9 fascinating facts about 'Wanted: Dead or Alive'
Learn how KISS, crashed Cadillacs and Robert Culp all relate to Steve McQueen's classic, cool Western series.
Steve McQueen was, is and shall remain the coolest. The foundation of his iconic cool was laid on the Western television show Wanted: Dead or Alive. The series ran from 1958 to 1961 and made the actor a household name. With his trusty, nifty weapon and cowboy swagger, McQueen's bounty hunter Josh Randall made a great hard-boiled hero.
DeForest Kelley and Mary Tyler Moore briefly appeared on the show, too, but we're focusing on its star. Here are a fistfull of things you might not know about Steve McQueen, Josh Randall and Wanted: Dead or Alive.
1. It was a spin-off of 'Trackdown.'
Bounty hunter Josh Randall first appeared on another Western in 1958, the Robert Culp vehicle Trackdown. A Texas Ranger who patiently rolled his own cigarettes, Culp's character was a forerunner of the cool cowboy perfected by McQueen and Clint Eastwood. McQueen appeared again on Trackdown that same season playing dual roles, brothers Mal and Wes Cody.
Image: Trackdown, "The Bounty Hunter"
2. Josh Randall's gun was implausible.
Randall's "Mare's Leg," strapped to his right leg, was the envy of boys playing cowboy across the country. While it was an awesome weapon, it was completely unrealistic. For starters, as with The Rifleman's rifle, the gun was an anachronism, a cut-down Winchester Model 1892 in a setting pre-1892. Additionally, the .45-70 rounds worn around McQueen's waist would not have fit the smaller chamber, but were used as props because they were more visually impressive.
3. Yet you can buy a working model of the Mare's Leg today for about a grand.
That being said, rifle manufacturer Henry currently sells three iterations of the Mare's Leg as a .44 for $975, inspired by the Western series.
Image: Henry Rifles
4. There were two different themes.
The triumphant music heard in the first season (listen here) was replaced with the brassier, more martial theme heard here. The earlier version was composed by William Loose, while Herschel Burke Gilbert wrote the latter.
5. At one point, bounty hunter Randall has to bring in Santa Claus.
In "Eight Cent Reward," a young boy pays Randall eight pennies to find Santa Claus. The bounty hunter dresses up barfly Ben Hatch as the jolly fat man but things do not go so smoothly with the old sot.
6. Steve McQueen allegedly faked a car crash to get out of the show.
McQueen was itching to take his career to the big screen. When offered The Magnificent Seven, the actor could not get out of his commitment to Wanted. Unwillingly to pass up the role, not to mention being discontent with his TV gig, McQueen took a rented Cadillac and ran it into the Bank of Boston, according to Marc Eliot's biography Steve McQueen. He showed up with a neck brace (undoubtedly making it look cool) and forced a delay in production of the series, which allowed him to go shoot the film.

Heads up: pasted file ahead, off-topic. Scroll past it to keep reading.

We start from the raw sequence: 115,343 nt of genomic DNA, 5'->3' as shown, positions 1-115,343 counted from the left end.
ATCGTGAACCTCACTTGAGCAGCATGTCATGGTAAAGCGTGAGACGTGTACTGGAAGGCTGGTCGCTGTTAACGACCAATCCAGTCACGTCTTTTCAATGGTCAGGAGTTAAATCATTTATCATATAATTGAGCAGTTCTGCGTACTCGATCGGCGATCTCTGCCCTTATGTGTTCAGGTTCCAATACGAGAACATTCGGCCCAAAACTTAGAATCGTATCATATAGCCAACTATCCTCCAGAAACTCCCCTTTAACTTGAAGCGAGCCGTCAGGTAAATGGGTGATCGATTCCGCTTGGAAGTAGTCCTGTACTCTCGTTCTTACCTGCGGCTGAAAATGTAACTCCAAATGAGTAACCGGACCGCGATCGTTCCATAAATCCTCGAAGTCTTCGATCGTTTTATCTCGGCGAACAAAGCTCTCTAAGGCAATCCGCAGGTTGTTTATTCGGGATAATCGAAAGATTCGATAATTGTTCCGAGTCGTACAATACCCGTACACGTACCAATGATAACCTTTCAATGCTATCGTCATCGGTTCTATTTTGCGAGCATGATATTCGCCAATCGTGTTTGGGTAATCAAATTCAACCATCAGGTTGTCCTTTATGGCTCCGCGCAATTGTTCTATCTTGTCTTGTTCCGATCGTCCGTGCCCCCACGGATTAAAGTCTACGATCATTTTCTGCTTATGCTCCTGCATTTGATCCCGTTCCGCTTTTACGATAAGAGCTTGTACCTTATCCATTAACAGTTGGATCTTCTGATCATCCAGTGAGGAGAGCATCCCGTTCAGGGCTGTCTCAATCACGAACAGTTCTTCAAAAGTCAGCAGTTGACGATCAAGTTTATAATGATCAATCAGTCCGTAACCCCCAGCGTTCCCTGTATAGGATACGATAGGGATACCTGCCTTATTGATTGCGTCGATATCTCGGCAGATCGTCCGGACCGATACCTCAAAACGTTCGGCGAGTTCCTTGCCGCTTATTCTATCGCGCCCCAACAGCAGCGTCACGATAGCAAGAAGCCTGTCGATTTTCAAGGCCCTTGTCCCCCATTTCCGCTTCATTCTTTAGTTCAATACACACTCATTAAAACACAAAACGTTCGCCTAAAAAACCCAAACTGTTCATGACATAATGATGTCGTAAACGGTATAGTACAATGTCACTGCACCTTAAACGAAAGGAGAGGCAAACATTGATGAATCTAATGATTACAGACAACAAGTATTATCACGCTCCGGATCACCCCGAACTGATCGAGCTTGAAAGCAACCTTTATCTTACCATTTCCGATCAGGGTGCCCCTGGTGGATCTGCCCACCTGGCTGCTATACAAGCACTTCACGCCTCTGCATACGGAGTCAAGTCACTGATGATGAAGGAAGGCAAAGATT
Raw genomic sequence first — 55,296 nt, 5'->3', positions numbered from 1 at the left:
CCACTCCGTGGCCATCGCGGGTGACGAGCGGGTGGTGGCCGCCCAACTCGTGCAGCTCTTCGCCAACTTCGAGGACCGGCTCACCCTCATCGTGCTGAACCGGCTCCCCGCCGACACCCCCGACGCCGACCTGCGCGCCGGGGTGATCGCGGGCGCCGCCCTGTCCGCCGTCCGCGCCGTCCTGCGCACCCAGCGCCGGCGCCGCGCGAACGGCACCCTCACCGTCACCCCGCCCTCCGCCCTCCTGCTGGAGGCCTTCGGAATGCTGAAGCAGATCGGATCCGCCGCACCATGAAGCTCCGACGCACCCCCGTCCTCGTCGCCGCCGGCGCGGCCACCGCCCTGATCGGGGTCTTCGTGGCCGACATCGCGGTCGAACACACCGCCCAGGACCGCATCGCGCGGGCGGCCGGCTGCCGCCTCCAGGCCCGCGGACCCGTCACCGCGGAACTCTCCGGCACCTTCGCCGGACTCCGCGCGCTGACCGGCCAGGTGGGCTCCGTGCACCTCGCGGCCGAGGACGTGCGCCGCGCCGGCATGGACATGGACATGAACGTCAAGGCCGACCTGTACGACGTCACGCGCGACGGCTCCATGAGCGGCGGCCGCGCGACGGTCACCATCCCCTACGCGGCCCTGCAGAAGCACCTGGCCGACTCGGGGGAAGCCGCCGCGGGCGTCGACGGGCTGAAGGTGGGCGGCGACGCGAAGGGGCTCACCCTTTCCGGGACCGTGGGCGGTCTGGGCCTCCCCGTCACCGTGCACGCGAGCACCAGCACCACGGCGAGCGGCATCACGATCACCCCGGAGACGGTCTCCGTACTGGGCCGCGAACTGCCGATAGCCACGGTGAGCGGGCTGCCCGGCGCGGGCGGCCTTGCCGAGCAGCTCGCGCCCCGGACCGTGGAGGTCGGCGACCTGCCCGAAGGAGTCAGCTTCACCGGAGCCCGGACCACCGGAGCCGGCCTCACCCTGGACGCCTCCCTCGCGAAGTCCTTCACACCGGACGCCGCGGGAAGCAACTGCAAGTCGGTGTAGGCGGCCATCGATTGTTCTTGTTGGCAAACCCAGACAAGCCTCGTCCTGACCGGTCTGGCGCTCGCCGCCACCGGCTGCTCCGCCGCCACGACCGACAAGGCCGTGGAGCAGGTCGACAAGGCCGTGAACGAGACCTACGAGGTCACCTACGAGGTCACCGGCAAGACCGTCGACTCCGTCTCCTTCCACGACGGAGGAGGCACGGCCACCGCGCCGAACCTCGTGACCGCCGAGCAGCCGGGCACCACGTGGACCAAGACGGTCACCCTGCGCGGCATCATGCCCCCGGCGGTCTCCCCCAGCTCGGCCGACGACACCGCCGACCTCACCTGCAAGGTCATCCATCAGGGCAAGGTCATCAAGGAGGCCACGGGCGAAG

7. McQueen danced a jig in celebration when production wrapped.
McQueen, seen here eating on set with director Don McDougall, did not hide his glee when the series was canceled. Eliot writes that "Steve celebrated his last scene onset by doing a jig in front of everyone." When later asked about Wanted, McQueen would say that Randall had been killed by bad guys, closing the door on any potential revival.
Image: AP Photo
8. The German title of the show literally translates as "The Head-Money Hunter."
Germans call the show Der Kopfgeldjäger, which means "The Bounty Hunter." But the literal translation is fun to say.
9. There was a movie sequel, of sorts, starring Rutger Hauer as Josh Randall's descendant, Nick Randall.
If McQueen told folks that Josh Randall had died, that still left open the door for more stories following his fictional offspring. In 1987, New World Pictures released Wanted: Dead or Alive starring Rutger Hauer, both a reboot and de facto sequel to the original Western. Ex-CIA operative Nick Randall, perhaps the great-great-grandson of Josh, hunts terrorist Malak Al Rahim (played by KISS frontman Gene Simmons, naturally).
Not exactly: the music in question is for the end titles, in which Gilbert's main title theme (which is in both versions) replaced the earlier theme. Also, the orchestration and orchestra for the main title were augmented to make it more robust.
It should also be noted that Rudy Schrager wrote the underscore for all 58 episodes.